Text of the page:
Sciatica is a literal pain in the butt. Telltale signs that you're suffering from compression on your sciatic nerve include tingling, pins and needles or just straight up achy pain that concentrates in a cheek or runs down your leg, sometimes into your foot.
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The sciatic nerve is the largest nerve in the body. It originates in the lower spine, runs through your buttocks into the back of the thigh, finally ending in your foot.
A herniated disc or tight piriformis muscle can cause the compression that irritates the sciatic nerve, resulting in pain. Pain can range from mild to debilitating. Because sciatica is a symptom, rather than a condition in itself, it's important to seek medical help to resolve the underlying reason for compression. Before trying exercises to relieve sciatic nerve pain, clear them with your doctor to make sure you're not aggravating a disc condition.
When you're cleared to relieve pain with simple exercises at home, try this sampling of easy-to-do moves.
Cobra is a yoga posture that strengthens the supporting muscles of the spine and can relieve sciatic pain caused by a herniated lumbar disc.
HOW TO DO IT: Lie flat on your abdomen with your legs outstretched behind you. Place your hands underneath the creases of your shoulders. Inhale and lift your face and the front of the shoulders and chest. Keep the hands light — the effort comes from your back, not your arms. Hold for three to four full breaths. Exhale and lower your upper body back down. Repeat six to 10 times.
2. Child's Pose
If your sciatica is due to spinal stenosis, an abnormal narrowing of the bone channel around the spinal nerves — including the sciatic nerves. This restorative yoga posture can help alleviate immediate pain caused by the compression of the sciatic nerve.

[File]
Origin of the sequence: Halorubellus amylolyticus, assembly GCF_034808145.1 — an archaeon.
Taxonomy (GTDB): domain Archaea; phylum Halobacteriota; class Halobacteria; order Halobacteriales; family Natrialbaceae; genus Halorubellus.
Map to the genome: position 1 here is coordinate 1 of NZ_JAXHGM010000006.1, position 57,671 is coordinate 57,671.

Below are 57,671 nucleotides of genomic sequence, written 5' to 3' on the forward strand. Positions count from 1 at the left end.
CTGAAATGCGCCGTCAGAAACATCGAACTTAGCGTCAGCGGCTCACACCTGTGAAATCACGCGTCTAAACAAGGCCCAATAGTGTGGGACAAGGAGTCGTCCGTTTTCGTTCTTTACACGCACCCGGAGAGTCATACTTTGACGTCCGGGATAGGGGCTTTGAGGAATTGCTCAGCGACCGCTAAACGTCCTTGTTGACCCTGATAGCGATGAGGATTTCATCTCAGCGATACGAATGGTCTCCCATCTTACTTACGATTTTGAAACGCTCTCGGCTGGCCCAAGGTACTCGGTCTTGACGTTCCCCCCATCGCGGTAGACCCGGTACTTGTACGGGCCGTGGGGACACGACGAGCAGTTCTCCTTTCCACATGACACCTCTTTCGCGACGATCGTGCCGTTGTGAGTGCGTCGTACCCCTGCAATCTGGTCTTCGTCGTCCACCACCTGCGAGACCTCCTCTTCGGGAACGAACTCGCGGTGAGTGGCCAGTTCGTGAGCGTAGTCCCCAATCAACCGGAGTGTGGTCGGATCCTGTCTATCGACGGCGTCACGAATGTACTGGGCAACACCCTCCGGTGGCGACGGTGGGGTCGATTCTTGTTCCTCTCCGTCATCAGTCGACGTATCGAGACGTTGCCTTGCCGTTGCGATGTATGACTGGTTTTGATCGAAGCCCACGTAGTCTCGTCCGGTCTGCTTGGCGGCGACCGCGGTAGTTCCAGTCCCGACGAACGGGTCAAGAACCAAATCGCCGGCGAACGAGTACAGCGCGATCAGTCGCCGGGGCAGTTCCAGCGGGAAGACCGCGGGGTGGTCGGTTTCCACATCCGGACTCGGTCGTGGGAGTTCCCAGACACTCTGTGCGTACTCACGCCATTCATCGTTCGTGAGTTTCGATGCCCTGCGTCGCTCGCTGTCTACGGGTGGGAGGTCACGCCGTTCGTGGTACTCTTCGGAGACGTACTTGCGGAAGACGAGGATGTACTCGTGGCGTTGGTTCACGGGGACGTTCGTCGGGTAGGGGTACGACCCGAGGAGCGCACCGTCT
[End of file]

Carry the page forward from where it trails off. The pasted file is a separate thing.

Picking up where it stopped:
HOW TO DO IT: Get onto all-fours on an exercise mat. Sit your buttocks back over you heels and let your head come near the mat. Hold for a breath or two and rise back to all fours. Repeat four to eight times.
3. Knee to Chest
Sometimes, a simple stretch is all it takes to give you some relief from sciatic pain. This position is appropriate, regardless of the cause of your sciatica.
HOW TO DO IT: Lie on your back and pull your knees as deeply into the chest as possible. Wrap your hands or forearms around your shins as you squeeze the legs gently in to your torso. Keep your head resting in the floor. Hold for 20 to 30 seconds and repeat if desired.
4. Hook-Lying March
Sciatic nerve pain caused by degenerative disc disease benefits from this marching exercise that helps stabilize the position of the pelvis.
HOW TO DO IT: Lie on your back with your knees bent. Rest your arms alongside your torso. Engage your abdomen as you lift your right leg so the shin is parallel to the floor. Slowly lower it down and repeat with the left. Move intentionally and slowly, not rushing the action. Repeat the alternating lifts for about 30 seconds. Do several sets.
5. Piriformis stretch
Sometimes, it's a tight piriformis muscle that compresses the sciatic nerve and causes your pain. This muscle may grow tight from continuous, repetitive exercise, such as running. Strengthening exercises, such as clam shells, help create a more balanced hip and pelvic arrangement, so you reduce future issues with the piriformis compressing the sciatic nerve. But, to temporarily alleviate pain, try a reclined figure four stretch.
HOW TO DO IT: Lie on your back with your knees bent. Lift your right leg and place your right ankle across your left knee. Hold here, or if you want more sensation, lift the left leg and hug behind the thigh to draw the legs closer to the torso. Hold for five to t10 breaths. Repeat several times if desired. Perform on both sides, even though it's usually only one side that's most affected.